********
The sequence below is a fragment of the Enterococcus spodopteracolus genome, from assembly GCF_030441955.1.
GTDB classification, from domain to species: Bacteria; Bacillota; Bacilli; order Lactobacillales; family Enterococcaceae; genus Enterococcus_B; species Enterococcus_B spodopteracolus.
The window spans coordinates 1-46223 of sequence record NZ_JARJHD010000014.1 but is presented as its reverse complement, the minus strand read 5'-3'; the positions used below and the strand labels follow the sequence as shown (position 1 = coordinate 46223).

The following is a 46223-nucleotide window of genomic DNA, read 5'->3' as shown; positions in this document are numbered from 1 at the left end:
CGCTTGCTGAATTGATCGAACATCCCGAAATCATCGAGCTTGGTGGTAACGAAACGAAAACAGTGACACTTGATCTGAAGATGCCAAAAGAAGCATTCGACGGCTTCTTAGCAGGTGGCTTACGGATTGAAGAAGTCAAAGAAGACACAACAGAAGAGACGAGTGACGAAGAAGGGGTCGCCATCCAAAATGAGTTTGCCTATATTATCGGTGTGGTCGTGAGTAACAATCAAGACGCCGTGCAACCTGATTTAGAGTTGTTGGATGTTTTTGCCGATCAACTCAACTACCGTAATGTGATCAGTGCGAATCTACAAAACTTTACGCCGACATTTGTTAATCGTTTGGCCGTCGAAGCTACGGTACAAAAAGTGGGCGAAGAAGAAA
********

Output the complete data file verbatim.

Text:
The sequence below is a fragment of the Enterococcus spodopteracolus genome, from assembly GCF_030441955.1.
GTDB classification, from domain to species: Bacteria; Bacillota; Bacilli; order Lactobacillales; family Enterococcaceae; genus Enterococcus_B; species Enterococcus_B spodopteracolus.
The window spans coordinates 1-46223 of sequence record NZ_JARJHD010000014.1 but is presented as its reverse complement, the minus strand read 5'-3'; the positions used below and the strand labels follow the sequence as shown (position 1 = coordinate 46223).

The following is a 46223-nucleotide window of genomic DNA, read 5'->3' as shown; positions in this document are numbered from 1 at the left end:
CGCTTGCTGAATTGATCGAACATCCCGAAATCATCGAGCTTGGTGGTAACGAAACGAAAACAGTGACACTTGATCTGAAGATGCCAAAAGAAGCATTCGACGGCTTCTTAGCAGGTGGCTTACGGATTGAAGAAGTCAAAGAAGACACAACAGAAGAGACGAGTGACGAAGAAGGGGTCGCCATCCAAAATGAGTTTGCCTATATTATCGGTGTGGTCGTGAGTAACAATCAAGACGCCGTGCAACCTGATTTAGAGTTGTTGGATGTTTTTGCCGATCAACTCAACTACCGTAATGTGATCAGTGCGAATCTACAAAACTTTACGCCGACATTTGTTAATCGTTTGGCCGTCGAAGCTACGGTACAAAAAGTGGGCGAAGAAGAAA